29 Sep 2014 4min read

Team Discussion

Multiple authors

In a way it’s kind of interesting that people who wear insulin pumps should call themselves “pumpers”, after all it’s not the person doing the pumping, it’s the device. But “pumpers” is the term people use in the UK, America and Canada.

In reality insulin pumps do a lot to improve the quality of life for most users, but they are not a panacea, nor do they necessarily simplify diabetes management – you may need to test more often, there are new skills to develop and more equipment to manage. There are new risks too, some arise from equipment reliability, some from the new regime you have to adopt, and yet more risks from the way some people respond to one of the benefits of pumping – the increased freedom to eat what you want.

People on pumps will typically be involved and proactive, this is reflected in the criteria used to determine who might be prescribed one (at least in the UK). So it seems to me that this claim of agency, implicit in the term “pumper”, is fair.

It may be that this close involvement or participation in pumping is behind something else I spotted. Earlier this month I was at a symposium thinking about how personal medical devices make people think and feel differently about themselves, and I met a very interesting young woman who was wearing an insulin pump. She mentioned giving her pump a name and suggested this wasn’t unusual for pumps; in my experience it’s unusual for medical devices.


She also showed a couple of slides of decorated OmniPods, and a little digging shows that this is a real phenomenon. There are a couple of commercial sites that offer ways to customise and decorate: PumpPeelz and one created by a 16 year old pump user, Kedz Covers.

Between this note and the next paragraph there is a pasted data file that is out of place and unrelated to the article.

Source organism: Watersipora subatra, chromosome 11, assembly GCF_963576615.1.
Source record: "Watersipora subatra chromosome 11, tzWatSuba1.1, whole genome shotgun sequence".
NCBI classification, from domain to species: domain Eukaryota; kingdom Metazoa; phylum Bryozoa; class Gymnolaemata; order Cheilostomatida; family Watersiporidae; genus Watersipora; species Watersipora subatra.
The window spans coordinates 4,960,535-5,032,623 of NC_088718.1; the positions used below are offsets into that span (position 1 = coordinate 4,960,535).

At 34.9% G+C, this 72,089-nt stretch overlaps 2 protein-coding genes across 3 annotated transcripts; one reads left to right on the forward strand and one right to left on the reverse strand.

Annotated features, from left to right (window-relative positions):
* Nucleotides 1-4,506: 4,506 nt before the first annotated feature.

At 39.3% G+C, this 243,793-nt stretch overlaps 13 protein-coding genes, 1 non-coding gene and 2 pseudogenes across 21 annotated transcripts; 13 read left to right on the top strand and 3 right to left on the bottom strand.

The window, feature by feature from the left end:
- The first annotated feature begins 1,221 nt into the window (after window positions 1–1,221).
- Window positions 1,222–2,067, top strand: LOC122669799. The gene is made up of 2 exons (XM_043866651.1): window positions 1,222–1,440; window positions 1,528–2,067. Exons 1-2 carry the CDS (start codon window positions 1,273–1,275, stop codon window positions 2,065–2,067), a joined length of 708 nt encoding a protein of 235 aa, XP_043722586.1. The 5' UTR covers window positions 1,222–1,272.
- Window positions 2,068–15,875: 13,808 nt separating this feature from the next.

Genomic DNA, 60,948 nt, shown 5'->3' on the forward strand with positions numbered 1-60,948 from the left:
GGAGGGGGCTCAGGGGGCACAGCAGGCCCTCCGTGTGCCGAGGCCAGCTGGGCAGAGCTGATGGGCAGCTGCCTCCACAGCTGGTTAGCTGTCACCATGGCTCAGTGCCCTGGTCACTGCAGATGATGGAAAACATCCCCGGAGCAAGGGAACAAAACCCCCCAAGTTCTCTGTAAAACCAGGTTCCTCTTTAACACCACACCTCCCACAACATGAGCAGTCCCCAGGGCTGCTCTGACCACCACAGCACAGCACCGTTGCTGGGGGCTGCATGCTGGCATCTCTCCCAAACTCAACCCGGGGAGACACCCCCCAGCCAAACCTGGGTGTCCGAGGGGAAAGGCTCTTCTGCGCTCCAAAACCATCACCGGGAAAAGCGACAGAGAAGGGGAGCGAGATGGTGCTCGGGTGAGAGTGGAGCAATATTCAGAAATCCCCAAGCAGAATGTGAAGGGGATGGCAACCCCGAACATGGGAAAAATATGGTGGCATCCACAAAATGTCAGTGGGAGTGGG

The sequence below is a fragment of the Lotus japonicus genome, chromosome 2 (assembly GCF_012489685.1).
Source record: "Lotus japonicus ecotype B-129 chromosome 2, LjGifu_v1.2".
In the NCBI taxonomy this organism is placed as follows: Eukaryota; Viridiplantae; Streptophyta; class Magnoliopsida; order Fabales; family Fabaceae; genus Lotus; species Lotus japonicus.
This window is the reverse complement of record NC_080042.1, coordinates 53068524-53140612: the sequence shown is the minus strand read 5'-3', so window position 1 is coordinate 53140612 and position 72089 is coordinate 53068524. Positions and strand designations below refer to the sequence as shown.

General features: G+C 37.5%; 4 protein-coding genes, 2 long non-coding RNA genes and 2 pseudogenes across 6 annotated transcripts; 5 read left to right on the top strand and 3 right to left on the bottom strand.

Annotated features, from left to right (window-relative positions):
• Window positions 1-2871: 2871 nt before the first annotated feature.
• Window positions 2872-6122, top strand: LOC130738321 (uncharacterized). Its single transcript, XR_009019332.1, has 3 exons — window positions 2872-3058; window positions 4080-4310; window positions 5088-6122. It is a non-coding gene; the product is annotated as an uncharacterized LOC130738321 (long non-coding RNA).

What is more interesting, to me at least, is the ‘grassroots’ decoration of the OmniPod in particular. People are taking the OmniPod (maybe because it is the blankest canvas, and seems to invite decoration) and painting it with nail varnish and glitter, and sticking all manner of objects to it. You might need an Instagram account to see these, but a quick search reveals some really lovely enhancements that challenge the idea that the pump has to remain hidden and anonymous. There’s even an Instagram hashtag #pimpmypod for people to celebrate the best in pump art.


Not unrelated to this is the following generated by Miss Idaho 2014, Sierra Sandison, when she made no effort to hide her pump during the swimsuit section of the beauty pageant she entered in July. There is now a well-populated Twitter hashtag #showmeyourpump with people proudly showing their device.

Now I don’t know but suspect very little of all this would be happening if (a) pumps didn’t work or (b) pumps worked but the user didn’t need to engage with them very much. One interpretation of all this might be that people are proud of what they and their pump can achieve. That’s kind of interesting for us as device designers.

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